Source: Ford Motor Company

While Ford is gearing up to launch the all-new Focus Electric later this year and C-MAX Energi plug-in hybrid in 2012, cities around the country also are preparing for the arrival of new electric vehicles. Which cities are doing the most to get local infrastructure ready? Ford has compiled a list of the 25 most electric vehicle-ready cities, based on the company’s latest research and information available on community-generated actions.

“As more and more electric vehicles come to market, it’s incredibly important cities develop action plans including infrastructure development and permitting solutions to ensure these vehicles are a viable solution for citizens,” said Mike Tinskey, manager of Vehicle Electrification and Infrastructure. “The cities on our list are working with multiple partners including local utilities, auto manufacturers, technology companies and others to support a successful integration of electric vehicles.”

25 most electric car ready cities Source: Ford Motor Company US Electrification Map
25 most electric car ready cities Source: Ford Motor Company US Electrification Map

Ford’s 25 most EV-ready cities alphabetically are:

o   Atlanta

o   Austin, Texas

o   Baltimore

o   Boston

o   Charlotte, N.C.

o   Chicago

o   Dallas

o   Denver

o   Detroit

o   Hartford, Conn.

o   Honolulu

o   Houston

o   Indianapolis

o   Los Angeles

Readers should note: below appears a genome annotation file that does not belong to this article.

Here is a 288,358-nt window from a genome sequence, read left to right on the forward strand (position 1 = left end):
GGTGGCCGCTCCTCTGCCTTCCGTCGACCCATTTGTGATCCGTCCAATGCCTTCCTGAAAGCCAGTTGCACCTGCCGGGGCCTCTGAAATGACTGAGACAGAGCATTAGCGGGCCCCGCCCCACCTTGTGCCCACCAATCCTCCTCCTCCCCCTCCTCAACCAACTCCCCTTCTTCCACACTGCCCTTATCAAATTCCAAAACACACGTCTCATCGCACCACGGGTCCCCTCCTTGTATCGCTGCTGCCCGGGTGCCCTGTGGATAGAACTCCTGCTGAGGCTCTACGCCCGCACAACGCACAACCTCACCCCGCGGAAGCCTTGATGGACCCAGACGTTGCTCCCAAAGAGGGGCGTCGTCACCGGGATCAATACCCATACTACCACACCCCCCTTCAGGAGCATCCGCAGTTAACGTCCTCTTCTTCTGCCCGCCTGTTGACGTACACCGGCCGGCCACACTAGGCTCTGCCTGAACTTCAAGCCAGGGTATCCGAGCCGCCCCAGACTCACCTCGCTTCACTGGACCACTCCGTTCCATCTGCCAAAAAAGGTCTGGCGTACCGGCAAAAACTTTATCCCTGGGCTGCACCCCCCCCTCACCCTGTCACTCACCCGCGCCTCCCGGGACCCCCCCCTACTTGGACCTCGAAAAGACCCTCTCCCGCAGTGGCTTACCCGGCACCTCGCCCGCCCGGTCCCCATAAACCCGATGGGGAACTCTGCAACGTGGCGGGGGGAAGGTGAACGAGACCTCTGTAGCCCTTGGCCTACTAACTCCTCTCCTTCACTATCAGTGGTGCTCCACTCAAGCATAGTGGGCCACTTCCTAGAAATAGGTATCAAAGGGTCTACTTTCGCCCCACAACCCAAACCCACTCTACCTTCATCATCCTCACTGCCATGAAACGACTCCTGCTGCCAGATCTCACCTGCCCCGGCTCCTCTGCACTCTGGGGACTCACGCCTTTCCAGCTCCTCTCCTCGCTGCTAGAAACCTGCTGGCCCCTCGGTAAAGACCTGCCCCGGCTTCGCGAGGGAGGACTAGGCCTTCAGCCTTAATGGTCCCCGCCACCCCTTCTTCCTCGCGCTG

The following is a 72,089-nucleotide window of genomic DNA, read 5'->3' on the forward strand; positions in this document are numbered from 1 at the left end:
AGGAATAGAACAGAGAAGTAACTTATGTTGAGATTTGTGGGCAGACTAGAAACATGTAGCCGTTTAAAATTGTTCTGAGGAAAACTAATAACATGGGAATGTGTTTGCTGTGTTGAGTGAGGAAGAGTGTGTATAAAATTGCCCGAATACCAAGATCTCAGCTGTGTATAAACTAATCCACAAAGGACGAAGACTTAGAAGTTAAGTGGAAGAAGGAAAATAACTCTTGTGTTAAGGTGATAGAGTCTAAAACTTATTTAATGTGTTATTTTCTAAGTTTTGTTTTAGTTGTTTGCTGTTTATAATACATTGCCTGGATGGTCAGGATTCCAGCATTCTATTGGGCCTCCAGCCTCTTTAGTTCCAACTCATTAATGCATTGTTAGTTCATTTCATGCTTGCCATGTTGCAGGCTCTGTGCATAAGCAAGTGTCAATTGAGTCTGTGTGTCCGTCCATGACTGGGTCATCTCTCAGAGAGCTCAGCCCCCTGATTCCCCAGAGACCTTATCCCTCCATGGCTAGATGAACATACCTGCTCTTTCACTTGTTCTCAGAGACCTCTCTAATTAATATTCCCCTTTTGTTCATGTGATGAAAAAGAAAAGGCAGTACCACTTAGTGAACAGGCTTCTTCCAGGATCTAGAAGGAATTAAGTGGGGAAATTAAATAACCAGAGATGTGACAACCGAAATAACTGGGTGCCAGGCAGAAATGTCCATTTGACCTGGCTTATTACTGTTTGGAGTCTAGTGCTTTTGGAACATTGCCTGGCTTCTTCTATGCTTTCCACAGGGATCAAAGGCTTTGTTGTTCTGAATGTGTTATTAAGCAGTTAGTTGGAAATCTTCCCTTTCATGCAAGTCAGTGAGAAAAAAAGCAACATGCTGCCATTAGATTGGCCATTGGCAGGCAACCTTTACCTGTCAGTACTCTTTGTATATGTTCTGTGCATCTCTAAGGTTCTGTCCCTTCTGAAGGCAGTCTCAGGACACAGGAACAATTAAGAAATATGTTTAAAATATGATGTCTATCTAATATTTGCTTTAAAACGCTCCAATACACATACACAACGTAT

o   New York

o   Orlando, Fla.

o   Phoenix

o   Portland, Ore.

o   Raleigh, N.C.

o   Richmond, Va.

o   Sacramento, Calif.

o   San Diego

o   San Francisco Bay Area

o   Seattle

o   Washington, D.C.

The categories used to determine the cities include advisory committee and utility partnerships, complementing state and regional activities, streamlined permitting processes, utility rate structures that support nighttime charging, and regional/local incentives such as high occupancy vehicle (HOV) lanes, preferred parking and tax incentives.

“Our electric grid has plenty of capacity to support electric transportation. The key for local utilities is to offer incentives so that EV customers are encouraged to charge during the nighttime hours when plenty of capacity is available,” said Tinskey. “Additionally, at a local level, we are encouraged that many cities are taking an urban planning approach to public charge station locations – which will result in locations that are used more often and an efficient use of investment dollars.”

Ford also took into consideration the specialized approaches some cities are taking to support electric vehicles. For example, Boston, New York City and Philadelphia are looking into opportunities to promote travel between the cities by electric vehicle. Additionally, each city is hiring an electric vehicle policy coordinator to help improve efficiency of the permitting processes.

Other programs being developed to support electric vehicles include: 

“This is a fluid list with many cities ramping up their efforts to prepare for electric vehicles,” said Tinskey. “The best cities are learning from others and taking a best practices approach.”

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